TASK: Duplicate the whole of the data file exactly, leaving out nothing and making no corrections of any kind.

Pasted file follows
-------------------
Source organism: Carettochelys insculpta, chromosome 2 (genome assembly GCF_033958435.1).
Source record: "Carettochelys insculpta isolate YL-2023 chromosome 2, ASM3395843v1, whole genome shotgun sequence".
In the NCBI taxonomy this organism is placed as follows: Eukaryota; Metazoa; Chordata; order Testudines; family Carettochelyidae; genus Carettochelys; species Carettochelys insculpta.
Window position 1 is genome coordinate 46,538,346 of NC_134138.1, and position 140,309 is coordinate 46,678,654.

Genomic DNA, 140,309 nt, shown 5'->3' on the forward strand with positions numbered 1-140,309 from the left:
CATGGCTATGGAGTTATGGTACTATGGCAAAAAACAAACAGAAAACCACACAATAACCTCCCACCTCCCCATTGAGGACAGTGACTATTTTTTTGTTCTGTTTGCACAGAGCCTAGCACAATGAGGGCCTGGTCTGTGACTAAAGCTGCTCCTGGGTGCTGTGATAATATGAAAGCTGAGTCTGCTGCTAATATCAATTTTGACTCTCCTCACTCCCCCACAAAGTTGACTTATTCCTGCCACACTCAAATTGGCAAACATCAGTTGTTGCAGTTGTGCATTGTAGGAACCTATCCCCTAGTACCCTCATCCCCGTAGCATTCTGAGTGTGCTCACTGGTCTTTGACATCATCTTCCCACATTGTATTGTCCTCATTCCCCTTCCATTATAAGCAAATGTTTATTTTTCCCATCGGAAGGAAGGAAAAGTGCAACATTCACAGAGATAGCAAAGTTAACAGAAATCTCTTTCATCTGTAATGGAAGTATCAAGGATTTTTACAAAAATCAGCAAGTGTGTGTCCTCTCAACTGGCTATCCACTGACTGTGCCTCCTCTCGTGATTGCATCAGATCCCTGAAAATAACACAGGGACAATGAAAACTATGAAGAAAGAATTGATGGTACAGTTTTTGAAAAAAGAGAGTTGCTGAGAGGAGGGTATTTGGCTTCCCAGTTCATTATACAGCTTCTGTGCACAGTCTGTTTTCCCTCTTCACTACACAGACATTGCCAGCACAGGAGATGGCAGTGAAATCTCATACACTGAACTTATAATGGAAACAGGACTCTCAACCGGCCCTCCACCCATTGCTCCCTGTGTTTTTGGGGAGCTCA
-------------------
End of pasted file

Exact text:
Source organism: Carettochelys insculpta, chromosome 2 (genome assembly GCF_033958435.1).
Source record: "Carettochelys insculpta isolate YL-2023 chromosome 2, ASM3395843v1, whole genome shotgun sequence".
In the NCBI taxonomy this organism is placed as follows: Eukaryota; Metazoa; Chordata; order Testudines; family Carettochelyidae; genus Carettochelys; species Carettochelys insculpta.
Window position 1 is genome coordinate 46,538,346 of NC_134138.1, and position 140,309 is coordinate 46,678,654.

Genomic DNA, 140,309 nt, shown 5'->3' on the forward strand with positions numbered 1-140,309 from the left:
CATGGCTATGGAGTTATGGTACTATGGCAAAAAACAAACAGAAAACCACACAATAACCTCCCACCTCCCCATTGAGGACAGTGACTATTTTTTTGTTCTGTTTGCACAGAGCCTAGCACAATGAGGGCCTGGTCTGTGACTAAAGCTGCTCCTGGGTGCTGTGATAATATGAAAGCTGAGTCTGCTGCTAATATCAATTTTGACTCTCCTCACTCCCCCACAAAGTTGACTTATTCCTGCCACACTCAAATTGGCAAACATCAGTTGTTGCAGTTGTGCATTGTAGGAACCTATCCCCTAGTACCCTCATCCCCGTAGCATTCTGAGTGTGCTCACTGGTCTTTGACATCATCTTCCCACATTGTATTGTCCTCATTCCCCTTCCATTATAAGCAAATGTTTATTTTTCCCATCGGAAGGAAGGAAAAGTGCAACATTCACAGAGATAGCAAAGTTAACAGAAATCTCTTTCATCTGTAATGGAAGTATCAAGGATTTTTACAAAAATCAGCAAGTGTGTGTCCTCTCAACTGGCTATCCACTGACTGTGCCTCCTCTCGTGATTGCATCAGATCCCTGAAAATAACACAGGGACAATGAAAACTATGAAGAAAGAATTGATGGTACAGTTTTTGAAAAAAGAGAGTTGCTGAGAGGAGGGTATTTGGCTTCCCAGTTCATTATACAGCTTCTGTGCACAGTCTGTTTTCCCTCTTCACTACACAGACATTGCCAGCACAGGAGATGGCAGTGAAATCTCATACACTGAACTTATAATGGAAACAGGACTCTCAACCGGCCCTCCACCCATTGCTCCCTGTGTTTTTGGGGAGCTCA